So, I've never seen this crossover before. I must be crazy to be starting another fic, but hey, it happens sometimes that you can't help yourself.

This is a crossover between Harry Potter and the Amber series by Roger Zelazney. I've never seen it done before, and wanted to give it a whirl. Having read that, though, won't be a necessity for understanding this fic.



To Sleepwalk through Shadow




I thought it would hurt more. I suppose the branches must have slowed my fall.

With a low groan I rolled over on to my back, my gaze directed skyward in search of my pursuers. But the forest was dark, there was little moonlight to speak of, and I could not see them.

All I could do was hope that they couldn't see me either.

I struggled to my feet, testing my legs to ensure that they could still bear my weight. I breathed a sigh of relief as I took a slow, halting step forward. My relief turned quickly to despair when, as I stood, I spotted what remained of my broom, my Firebolt. It lay on the ground, snapped cleanly in two despite the protective charms that had adorned it. It really had been a tremendous fall, I was lucky to be alive.

But I couldn't stay still. I had to move. It would only be a matter of time until they spotted me – the forest was dense, but I knew that if they flew over at just the right angle they would see me, and I couldn't take that chance. I couldn't take three of them, not in this state. I could only hope that somehow I would come across something familiar, or perhaps that Dumbledore or Tonks or somebody would find me. They were all there; they'd have to notice I was missing. They'd come looking. I tried not to admit to myself that they'd have no idea where to start the search.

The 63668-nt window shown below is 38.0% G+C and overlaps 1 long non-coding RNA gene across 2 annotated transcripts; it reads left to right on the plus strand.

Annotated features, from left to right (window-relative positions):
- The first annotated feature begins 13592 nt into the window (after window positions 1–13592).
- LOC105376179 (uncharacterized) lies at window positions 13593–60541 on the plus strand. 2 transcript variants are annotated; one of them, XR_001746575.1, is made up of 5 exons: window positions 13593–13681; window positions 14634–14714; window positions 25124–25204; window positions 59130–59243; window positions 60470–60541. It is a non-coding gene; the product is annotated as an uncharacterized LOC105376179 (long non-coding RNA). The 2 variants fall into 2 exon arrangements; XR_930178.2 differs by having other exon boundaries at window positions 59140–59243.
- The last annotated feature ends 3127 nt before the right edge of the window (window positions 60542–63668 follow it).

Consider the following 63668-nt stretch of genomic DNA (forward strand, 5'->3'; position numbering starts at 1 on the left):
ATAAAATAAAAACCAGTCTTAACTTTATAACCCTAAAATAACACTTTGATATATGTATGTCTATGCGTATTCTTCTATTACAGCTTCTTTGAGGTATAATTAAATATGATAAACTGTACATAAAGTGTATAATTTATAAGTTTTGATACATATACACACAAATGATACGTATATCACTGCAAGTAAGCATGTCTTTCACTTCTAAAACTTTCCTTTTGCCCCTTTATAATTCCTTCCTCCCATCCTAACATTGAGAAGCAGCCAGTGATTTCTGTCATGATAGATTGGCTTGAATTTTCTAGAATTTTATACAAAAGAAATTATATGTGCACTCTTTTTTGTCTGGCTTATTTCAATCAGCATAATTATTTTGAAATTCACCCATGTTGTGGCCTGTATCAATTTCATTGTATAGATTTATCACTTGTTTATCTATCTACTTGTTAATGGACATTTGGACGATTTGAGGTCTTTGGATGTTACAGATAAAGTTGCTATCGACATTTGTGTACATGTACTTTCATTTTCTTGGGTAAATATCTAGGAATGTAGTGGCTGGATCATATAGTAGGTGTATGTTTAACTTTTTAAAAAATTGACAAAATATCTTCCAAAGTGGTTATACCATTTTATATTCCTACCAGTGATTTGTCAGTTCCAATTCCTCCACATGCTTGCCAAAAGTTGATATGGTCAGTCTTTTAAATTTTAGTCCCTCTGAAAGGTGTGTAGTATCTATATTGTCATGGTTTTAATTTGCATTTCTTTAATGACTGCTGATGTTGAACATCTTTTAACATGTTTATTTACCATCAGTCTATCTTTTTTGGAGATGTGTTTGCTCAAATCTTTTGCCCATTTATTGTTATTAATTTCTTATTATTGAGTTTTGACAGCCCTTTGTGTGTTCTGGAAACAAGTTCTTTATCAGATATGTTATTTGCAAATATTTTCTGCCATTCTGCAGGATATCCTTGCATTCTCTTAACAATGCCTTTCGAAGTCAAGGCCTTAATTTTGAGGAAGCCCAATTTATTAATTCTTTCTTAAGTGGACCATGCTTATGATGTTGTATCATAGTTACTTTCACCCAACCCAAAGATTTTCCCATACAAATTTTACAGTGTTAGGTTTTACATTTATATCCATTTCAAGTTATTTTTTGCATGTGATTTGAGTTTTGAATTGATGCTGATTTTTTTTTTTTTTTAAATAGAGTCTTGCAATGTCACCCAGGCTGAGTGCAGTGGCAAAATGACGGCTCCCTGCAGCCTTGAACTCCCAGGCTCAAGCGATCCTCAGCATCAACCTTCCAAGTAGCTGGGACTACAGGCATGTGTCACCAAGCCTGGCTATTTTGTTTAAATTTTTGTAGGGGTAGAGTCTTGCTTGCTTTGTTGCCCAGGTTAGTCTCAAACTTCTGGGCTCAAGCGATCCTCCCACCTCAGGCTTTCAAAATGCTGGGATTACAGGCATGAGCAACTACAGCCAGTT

I took a second step forward and my left leg nearly buckled. I looked and saw a tear in my jeans; blood was clearly running down my calf. It was strange – for all that I could see the wound seemed deep, and yet I could barely feel it. I was barely more than numb.

Resolved, though, I pushed myself onwards step by step. Not that I knew where I was going. While I'd been flying, away from Hogsmeade and over the forest, I'd been much more considered with simply evading the three death eaters pursuing me – direction had come second. And when I'd fallen, when I'd been struck, any sense of direction I'd maintained had deserted me entirely. The air was brisk and a chill swept through my bones with every gust of wind that rattled the leaves of the great sycamore trees. I could only hope that the clouds that threatened overhead wouldn't empty themselves upon the earth. I could only deal with so much.